Wednesday, May 19, 2010

Finding Developers is Tough Again

I’m seeing and hearing that it’s becoming tough finding good developers again, at least here in Los Angeles. On Friday, at the LA CTO Forum, I heard from a couple of CTOs having trouble finding good developers. My company, TechEmpower, recently added a few top notch developers, but it wasn’t easy to find just the right people. This is going to make the issues raised in Los Angeles Web Developers worse.

And it’s not just me, Ben Kuo just posted - Good news for developers (and jobs)

We’ve been talking with a lot (and I mean a LOT) of people who are looking for developers in Southern California (Los Angeles and beyond). One recruiter tells me it’s “like 1999″ in terms of the activity, with not only jobs aplenty, but offers and counter-offers hitting good talent.

I wouldn’t say it’s 1999 or even 2007, but it certainly has turned around.

Update from original - just saw a follow-up post by Ben Kuo - Southern California Technology Jobs Surge.

And funny enough, I wrote this post this morning and had it scheduled to come out the next morning. In between, I got an email from CJ Cenizal asking about this exact issue:

I'm growing a social gaming startup, Elevated Games ( as Founder and CEO. I'm currently looking for developers to join the founding team and when I read your post, I felt like I have been going through the exact same thing as your friend. I've Googled, gone through my network, posted to Craigslist, and approached universities, and much like your friend I am having a heck of a time finding developers in LA. It makes you want to move north!

I was wondering, what methods have you found to be successful in finding developers? I took a look at TechEmpower, and it looks like you guys are doing great! That's really exciting to see. I'm primarily looking for front end developers who are experts in AS3, and back end developers who are proficient at PHP and MySQL. Do you have anyone you could recommend to me, or any resources?

Perfect timing. I went back and revise the post. Couple of quick thoughts:

  • I’m not so sure that moving north will get you better talent. I get inquiries from there a lot even with the strong bias against LA.
  • I don’t have specific suggestions for people you can hire.
  • My methods are pretty vanilla. I do have a little bit of an advantage having been around LA for 20 years doing development, being a former professor, having really interesting and varied projects to work on. Of course, a lot of people say the same thing.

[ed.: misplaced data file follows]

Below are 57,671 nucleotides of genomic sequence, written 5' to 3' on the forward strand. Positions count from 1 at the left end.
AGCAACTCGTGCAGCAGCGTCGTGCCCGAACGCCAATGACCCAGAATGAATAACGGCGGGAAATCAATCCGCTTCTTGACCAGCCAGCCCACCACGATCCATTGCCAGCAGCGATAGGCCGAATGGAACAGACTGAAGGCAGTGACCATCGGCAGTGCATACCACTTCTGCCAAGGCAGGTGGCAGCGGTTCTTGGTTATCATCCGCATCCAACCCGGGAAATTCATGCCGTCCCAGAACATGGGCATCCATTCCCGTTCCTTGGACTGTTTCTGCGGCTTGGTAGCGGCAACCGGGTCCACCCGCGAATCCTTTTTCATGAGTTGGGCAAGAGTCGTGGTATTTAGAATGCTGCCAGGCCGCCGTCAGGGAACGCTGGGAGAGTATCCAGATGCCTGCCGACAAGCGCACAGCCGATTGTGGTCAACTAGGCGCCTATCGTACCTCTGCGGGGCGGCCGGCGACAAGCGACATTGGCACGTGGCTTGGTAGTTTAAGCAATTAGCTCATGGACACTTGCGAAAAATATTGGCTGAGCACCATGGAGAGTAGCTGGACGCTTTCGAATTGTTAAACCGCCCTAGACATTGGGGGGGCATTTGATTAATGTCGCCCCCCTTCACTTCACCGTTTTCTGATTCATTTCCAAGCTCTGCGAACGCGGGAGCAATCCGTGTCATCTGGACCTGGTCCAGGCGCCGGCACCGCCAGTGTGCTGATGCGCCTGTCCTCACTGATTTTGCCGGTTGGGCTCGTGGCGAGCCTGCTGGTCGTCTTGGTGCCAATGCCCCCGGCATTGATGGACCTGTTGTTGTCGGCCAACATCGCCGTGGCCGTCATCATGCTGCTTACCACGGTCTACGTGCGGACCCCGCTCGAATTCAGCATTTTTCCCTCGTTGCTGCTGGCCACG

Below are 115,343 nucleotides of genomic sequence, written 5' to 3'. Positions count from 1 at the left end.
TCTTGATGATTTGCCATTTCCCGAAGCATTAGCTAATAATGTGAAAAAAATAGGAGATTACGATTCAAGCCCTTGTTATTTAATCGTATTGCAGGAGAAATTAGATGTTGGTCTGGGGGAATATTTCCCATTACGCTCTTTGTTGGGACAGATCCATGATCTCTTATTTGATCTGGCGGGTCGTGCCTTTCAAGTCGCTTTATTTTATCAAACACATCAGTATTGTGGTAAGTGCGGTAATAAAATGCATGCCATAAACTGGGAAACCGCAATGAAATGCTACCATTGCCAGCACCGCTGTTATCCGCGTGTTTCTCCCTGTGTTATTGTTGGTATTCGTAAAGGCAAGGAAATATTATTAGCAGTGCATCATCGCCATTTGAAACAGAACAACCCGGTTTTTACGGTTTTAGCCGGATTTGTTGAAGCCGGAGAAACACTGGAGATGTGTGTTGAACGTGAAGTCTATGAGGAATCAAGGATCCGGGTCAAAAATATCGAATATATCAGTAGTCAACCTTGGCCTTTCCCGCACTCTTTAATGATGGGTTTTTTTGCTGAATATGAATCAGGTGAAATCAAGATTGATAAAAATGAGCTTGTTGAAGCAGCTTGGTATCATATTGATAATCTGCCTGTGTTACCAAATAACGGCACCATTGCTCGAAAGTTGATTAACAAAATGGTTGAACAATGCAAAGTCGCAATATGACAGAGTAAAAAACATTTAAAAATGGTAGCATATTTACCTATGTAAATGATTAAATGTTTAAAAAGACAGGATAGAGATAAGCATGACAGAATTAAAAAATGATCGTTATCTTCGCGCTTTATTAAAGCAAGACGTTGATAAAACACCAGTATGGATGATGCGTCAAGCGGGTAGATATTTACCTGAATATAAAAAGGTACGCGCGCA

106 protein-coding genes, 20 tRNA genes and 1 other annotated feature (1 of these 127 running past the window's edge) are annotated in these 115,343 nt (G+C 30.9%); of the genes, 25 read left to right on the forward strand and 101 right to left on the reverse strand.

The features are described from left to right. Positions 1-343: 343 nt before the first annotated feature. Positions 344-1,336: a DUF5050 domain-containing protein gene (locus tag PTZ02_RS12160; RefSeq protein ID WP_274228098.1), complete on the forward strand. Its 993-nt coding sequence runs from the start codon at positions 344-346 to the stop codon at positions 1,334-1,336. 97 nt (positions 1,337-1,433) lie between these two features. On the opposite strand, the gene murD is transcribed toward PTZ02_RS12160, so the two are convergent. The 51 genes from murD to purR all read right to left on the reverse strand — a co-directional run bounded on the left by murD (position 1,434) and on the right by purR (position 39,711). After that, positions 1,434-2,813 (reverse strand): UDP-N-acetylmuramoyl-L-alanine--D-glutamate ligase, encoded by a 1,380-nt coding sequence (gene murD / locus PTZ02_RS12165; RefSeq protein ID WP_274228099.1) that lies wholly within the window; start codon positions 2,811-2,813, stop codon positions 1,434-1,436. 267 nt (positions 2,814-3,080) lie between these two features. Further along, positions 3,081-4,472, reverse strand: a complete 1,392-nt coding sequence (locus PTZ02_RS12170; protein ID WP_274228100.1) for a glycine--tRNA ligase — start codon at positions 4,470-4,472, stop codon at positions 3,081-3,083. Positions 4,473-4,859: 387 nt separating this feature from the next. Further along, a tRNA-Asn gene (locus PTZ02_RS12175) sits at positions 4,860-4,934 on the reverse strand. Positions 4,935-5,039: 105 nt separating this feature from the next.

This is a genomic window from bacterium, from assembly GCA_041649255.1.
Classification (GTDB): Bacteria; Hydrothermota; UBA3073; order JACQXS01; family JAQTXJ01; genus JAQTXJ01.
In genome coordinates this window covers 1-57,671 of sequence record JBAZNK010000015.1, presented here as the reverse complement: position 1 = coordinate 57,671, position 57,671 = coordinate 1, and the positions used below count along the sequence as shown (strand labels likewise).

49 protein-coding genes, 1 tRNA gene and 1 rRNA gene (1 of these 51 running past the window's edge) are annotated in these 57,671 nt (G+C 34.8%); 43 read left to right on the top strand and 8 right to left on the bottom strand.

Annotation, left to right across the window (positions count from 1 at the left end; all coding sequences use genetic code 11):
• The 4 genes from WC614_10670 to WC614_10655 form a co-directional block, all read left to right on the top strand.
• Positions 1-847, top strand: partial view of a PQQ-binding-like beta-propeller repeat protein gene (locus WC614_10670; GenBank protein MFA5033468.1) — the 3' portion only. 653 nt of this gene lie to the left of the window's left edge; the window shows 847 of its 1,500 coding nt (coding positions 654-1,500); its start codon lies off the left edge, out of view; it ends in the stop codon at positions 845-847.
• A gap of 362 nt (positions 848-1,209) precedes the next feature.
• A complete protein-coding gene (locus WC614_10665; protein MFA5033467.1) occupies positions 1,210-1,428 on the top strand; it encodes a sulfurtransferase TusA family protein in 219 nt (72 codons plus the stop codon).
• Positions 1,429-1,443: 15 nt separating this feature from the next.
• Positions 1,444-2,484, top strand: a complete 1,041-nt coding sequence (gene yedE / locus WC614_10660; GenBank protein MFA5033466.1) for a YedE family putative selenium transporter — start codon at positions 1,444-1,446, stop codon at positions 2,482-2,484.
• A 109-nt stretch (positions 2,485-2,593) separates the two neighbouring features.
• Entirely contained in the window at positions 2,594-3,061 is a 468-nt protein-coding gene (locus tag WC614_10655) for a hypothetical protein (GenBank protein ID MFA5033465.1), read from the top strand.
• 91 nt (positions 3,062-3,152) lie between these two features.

• Seems like you might be able to source people from universities, especially for the front-end work. Depends on complexity.

Sorry, I wish I could be more help.

What Other People Say About Sourcing Developers?

In Los Angeles Web Developer, I talked about the issues with finding developers in Los Angeles based the experience that one startup founder had. The founder had tried or considered:

  • Web Search – not all that useful – more design firms that development firms
  • LinkedIn – searched for people, but gave up pretty quickly as it felt like a needle in a haystack.
  • Freelance Sites – considered, not used, concerned about quality
  • Craigslist - considered, not used, concerned about quality
  • Local networking – decent luck. See Networking Events in Los Angeles and Southern California.

My fellow CTOs often discuss where/how we find good developers. Their list is fairly similar to Here’s what we hear in roughly the order of preference:

  • Direct referral
  • LinkedIn (both Job Postings and Searching for Talent)
  • Recruiters
  • Developer Groups
  • Craigslist

Of course, there are lots of firms that you can offshore your work. I’ll leave that for another discussion as the inquiry that I keep getting is more about local talent than offshore talent.

If you have other places you use to source developers, please let me know. I’m sure we’d all like to hear about it.

Better yet, maybe help CJ specifically. Where should he go find developers?


CliffAllen said...

Finding professional quality people always seems to be a challenge, whether it's programmers, marketers, finance, etc.

I think many entrepreneurs forget about the option to initially use high-end part-time professionals instead of hiring full-time people with less experience.

Whether it's an IT consulting firm, an ad agency, or a CPA firm, partnering with a team of experts can frequently generate more momentum -- and industry connections -- than a "do it yourself" approach.

This also gives the entrepreneur more time to interview and hire the very best in-house team possible.

Tony Karrer said...

Cliff - that's an interesting comment. Of course, I'm somewhat biased in that I do that myself all the time. But you are right that it's a good way to move things forward when its hard to find talent.

Benjamin Kuo said...

Nice "how to" list at the bottom on recruiting... Interesting how this has heated up so quickly in recent weeks...

CJ said...

Tony, thanks for the great post! I appreciate your thoughtful advice. I'm reading it now, a day after posting, and it's funny you and Cliff mention partnering with a team of experts. Yesterday I actually had a talk with a local web development firm, and tomorrow I'm going to present my idea to them in person. In an ideal world, they will help me bring my game to market sooner.

I am 100% with you in your line of thought. Right now I believe my goal should be to enter the market and test the reaction -- not the "do it yourself" approach as Cliff mentioned. Though tempting to work linearly (team first, then product dev, then bring to market and iterate), there simply isn't time for that in this situation.